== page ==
Another long-term wish of ours has been able to enjoy the benefit of solar panels. At long last here they are. We limited ourselves to only two of them; more would be too intrusive on top of our relatively small ship. In the future we hope to be less independent of shore-power or our generator.

Already visible on the last picture is a tube, destined to contain a flagpole. We already have a proper Dutch flag (100 x 70 cm), given to us by an unknown foreign fellow boater (“are you Dutch?”) whom we met at Nancy in 2013. Within the not too distant future the Dutch colours will fly from our ship. It’s only a matter of a 25 mm flagpole now. Hard to get, we discovered, but of course we’ll succeed.

Several things had to be done about the electricity, causing our built-in volts-indicator to give way. The thing can do a lot, like the pace of loading or the rest-capacity. Us simple people however only feel the desire to know the level of voltage – and we avoid it going under 24,50 (yes, we have a 24-volts system onboard, next to the 230 volts-circuit). So without the indicator we feel we are lost. Therefore a temporary one was fitted, oddly hanging out of the cupboard that contains all the stuff related to our electrical system.

Well, the engineers hated to leave us with a gauge, ridiculously hanging out of the cupboard so the built-in indicator was provisionally repaired. The temporary one still works, ‘in case of’, and is tucked away inside the cupboard. They both indicate the same which can be expected and is absolutely reassuring at the same time.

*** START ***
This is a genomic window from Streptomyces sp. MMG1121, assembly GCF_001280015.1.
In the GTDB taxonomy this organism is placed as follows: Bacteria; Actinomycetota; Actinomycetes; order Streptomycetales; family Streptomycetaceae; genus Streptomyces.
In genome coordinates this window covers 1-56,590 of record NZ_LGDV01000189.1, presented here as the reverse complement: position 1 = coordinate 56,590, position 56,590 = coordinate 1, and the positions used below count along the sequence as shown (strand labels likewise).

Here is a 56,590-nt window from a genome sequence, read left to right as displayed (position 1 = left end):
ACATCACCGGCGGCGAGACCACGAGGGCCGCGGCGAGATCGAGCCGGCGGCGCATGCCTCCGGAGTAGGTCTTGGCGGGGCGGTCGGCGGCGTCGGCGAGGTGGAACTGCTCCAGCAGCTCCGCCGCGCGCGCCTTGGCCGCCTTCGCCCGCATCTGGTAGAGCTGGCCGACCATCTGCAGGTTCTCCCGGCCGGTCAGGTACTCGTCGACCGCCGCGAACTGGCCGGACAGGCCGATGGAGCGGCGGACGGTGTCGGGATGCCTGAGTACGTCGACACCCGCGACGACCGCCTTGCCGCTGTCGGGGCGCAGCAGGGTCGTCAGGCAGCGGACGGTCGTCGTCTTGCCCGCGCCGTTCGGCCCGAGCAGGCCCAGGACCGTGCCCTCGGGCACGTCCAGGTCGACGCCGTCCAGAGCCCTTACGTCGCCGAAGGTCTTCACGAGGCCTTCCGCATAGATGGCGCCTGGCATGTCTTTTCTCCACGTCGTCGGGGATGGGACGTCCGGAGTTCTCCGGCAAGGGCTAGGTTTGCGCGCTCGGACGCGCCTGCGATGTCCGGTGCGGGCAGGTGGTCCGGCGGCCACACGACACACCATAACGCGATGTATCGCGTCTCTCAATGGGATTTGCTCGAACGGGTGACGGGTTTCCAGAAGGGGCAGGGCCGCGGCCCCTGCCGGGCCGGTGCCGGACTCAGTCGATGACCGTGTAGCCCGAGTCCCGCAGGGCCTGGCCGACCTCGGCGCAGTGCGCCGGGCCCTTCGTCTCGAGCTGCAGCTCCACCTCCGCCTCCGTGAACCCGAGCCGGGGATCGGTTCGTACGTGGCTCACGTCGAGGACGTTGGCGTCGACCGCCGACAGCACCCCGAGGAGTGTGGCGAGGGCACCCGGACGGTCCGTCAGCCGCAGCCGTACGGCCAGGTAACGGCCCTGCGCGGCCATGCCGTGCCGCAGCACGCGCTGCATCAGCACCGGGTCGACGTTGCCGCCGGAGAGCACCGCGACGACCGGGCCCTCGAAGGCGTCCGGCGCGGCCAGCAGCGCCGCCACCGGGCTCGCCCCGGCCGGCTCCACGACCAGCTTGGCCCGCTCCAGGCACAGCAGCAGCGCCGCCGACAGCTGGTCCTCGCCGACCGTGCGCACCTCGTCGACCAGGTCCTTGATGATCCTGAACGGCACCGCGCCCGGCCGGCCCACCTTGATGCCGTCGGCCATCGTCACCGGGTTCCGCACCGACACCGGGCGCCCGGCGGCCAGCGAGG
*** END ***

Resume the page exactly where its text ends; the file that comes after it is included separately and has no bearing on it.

Some time ago, during the winter 2013/14, our central heating system stopped serving us. The old 24-volt system had to be replaced by a 230-volt system as the make, Webasto, no longer produces 24-volt systems. So far so good. The change did cost us a small fortune and the end-result was a poorly working central heating and a mess – see the picture. Parts were taken away, new parts were loose standing on top of the system and the cover no longer fitted. We had to use adhesive tape to keep the loose parts in place. Admittedly we’ve heard good stories about the Roanne-based firm that did this job – we’ve had only really bad experiences with them, price-wise and customer-friendly-wise alike. After –in our opinion partially- executing this bad job the guy just said goodbye and left poor bewildered us.